Women are more likely than men to want a job but not have one

Measures of joblessness that reflect the most urgent need for employment (such as unemployment) point to moderate differences between women and men. Yet, broader measures of joblessness point to much larger gender disparities – particularly in developing countries.

Measuring the lack of jobs

Unemployment is the best-known metric to measure how many people struggle to find a job, and it is a critical indicator for policy makers. Globally 189 million people were estimated to be unemployed in 2023. This is particularly worrying as to be considered unemployed the requirements are quite strict. Jobless persons need to be available to take up employment at short notice and to have been recently searching for a job, as unemployment aims to reflect the immediate pressure being placed on the labour market.1See this take on how the concept was developed during the 1930s in the United States. However, as useful as this indicator is, it has long been recognised that it does not capture all people with an unmet need for employment. The latest global estimates show that a vast number of people do not fulfil the conditions to be classified as unemployed but nevertheless want a job, some 245 million in 2023.

The 19th International Conference of Labour Statisticians (ICLS) recognised the importance of measuring labour underutilisation beyond unemployment. For those without a job, the resolution identified the “potential labour force” and “willing non-job seekers” as separate groups from the unemployed that are also relevant to assess the degree of labour underutilization. The potential labour force includes those who have recently been searching for a job but are not available to work within a short reference period and those who have not searched recently but are available to work within a short reference period (i.e. they fail to satisfy only one of the criteria to be considered unemployed). A third category, willing non-job seekers, is composed of those who want employment but have not recently searched and are not available at short notice (i.e. they fail both criteria).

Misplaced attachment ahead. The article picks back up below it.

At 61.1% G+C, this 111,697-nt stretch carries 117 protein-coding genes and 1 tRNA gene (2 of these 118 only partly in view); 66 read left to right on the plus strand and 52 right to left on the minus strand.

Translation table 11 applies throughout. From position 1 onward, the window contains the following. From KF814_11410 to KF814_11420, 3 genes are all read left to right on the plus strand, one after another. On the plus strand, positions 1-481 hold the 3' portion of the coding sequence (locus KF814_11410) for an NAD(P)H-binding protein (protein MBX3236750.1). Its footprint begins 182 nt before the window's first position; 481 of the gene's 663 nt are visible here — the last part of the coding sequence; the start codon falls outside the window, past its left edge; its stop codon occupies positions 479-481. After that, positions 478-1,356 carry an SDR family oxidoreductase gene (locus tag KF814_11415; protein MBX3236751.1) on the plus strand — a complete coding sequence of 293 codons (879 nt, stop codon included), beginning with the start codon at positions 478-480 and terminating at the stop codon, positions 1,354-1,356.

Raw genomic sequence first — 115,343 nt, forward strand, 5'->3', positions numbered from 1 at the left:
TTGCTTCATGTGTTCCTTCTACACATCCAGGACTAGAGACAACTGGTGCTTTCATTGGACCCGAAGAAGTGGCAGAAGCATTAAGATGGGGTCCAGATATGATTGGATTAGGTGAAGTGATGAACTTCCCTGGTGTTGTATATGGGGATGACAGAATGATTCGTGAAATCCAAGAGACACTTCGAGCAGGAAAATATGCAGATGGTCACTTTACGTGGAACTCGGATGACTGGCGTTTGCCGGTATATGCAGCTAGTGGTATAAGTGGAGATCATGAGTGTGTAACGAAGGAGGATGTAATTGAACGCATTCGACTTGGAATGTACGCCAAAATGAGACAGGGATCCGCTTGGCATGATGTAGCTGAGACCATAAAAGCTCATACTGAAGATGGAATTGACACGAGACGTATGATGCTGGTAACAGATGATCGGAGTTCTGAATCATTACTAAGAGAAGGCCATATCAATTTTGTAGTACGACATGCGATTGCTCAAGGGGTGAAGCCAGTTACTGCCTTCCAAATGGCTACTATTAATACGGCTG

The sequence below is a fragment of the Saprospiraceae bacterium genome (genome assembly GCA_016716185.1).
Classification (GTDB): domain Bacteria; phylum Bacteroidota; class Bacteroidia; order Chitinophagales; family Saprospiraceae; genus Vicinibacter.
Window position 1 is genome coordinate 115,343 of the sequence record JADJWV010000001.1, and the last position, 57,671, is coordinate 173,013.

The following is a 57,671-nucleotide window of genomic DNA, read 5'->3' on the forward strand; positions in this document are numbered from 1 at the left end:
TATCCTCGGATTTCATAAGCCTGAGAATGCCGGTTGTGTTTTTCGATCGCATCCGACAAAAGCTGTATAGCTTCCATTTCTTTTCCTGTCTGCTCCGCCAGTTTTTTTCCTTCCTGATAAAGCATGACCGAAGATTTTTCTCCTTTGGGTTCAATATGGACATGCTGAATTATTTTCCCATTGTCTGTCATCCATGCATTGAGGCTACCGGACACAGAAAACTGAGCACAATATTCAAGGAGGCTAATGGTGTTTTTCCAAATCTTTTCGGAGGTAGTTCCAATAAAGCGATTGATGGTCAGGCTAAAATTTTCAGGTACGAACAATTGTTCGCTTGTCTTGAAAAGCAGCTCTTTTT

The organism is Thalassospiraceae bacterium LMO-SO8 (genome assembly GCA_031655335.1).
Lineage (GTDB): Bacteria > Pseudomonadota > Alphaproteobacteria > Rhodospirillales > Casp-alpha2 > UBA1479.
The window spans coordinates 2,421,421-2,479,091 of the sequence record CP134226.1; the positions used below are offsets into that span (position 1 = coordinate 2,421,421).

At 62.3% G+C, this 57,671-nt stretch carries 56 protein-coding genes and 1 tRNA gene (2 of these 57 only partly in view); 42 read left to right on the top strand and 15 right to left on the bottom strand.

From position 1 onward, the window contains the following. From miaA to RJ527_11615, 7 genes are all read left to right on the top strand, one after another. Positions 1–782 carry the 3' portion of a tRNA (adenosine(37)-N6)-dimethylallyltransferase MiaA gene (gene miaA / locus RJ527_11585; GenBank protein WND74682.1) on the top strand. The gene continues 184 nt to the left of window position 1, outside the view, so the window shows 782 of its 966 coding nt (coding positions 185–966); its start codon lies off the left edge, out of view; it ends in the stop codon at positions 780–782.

These three categories, unemployed, potential labour force, and willing non-job seekers represent different degrees of labour market attachment. The unemployed are placing more immediate pressure on the labour market compared to the other two categories. Willing non-job seekers will tend to be at the other end of the spectrum, with the lowest probability of taking up a job. Consequently, the distinction between these categories is highly relevant for economic analysis and policy making. Indeed, job-search and availability status are critical components of different policy objectives and strategies.

The ability to job-search and to start a job at short notice will not in general be evenly distributed between women and men, and this has been long recognized – see for instance this analysis in the context of 19th ICLS guidance. Hence, for a comprehensive gender analysis of the unmet need for employment, it is critical to consider all persons wanting a job but not necessarily classified as unemployed. To this end, the ILO has developed an indicator, the “jobs gap”, which leverages the existing ICLS concepts to capture all persons who want employment but do not have a job (including the unemployed, the potential labour force and willing non-job seekers). This indicator, together with unemployment and the potential labour force, provides a comprehensive view of labour market “slack” in the extensive margin, i.e. for those individuals that do not have a job. The 19th ICLS framework additionally enables capturing underemployment on the intensive margin (lack of access to employment with sufficient working hours), which falls outside of the scope of the jobs gap.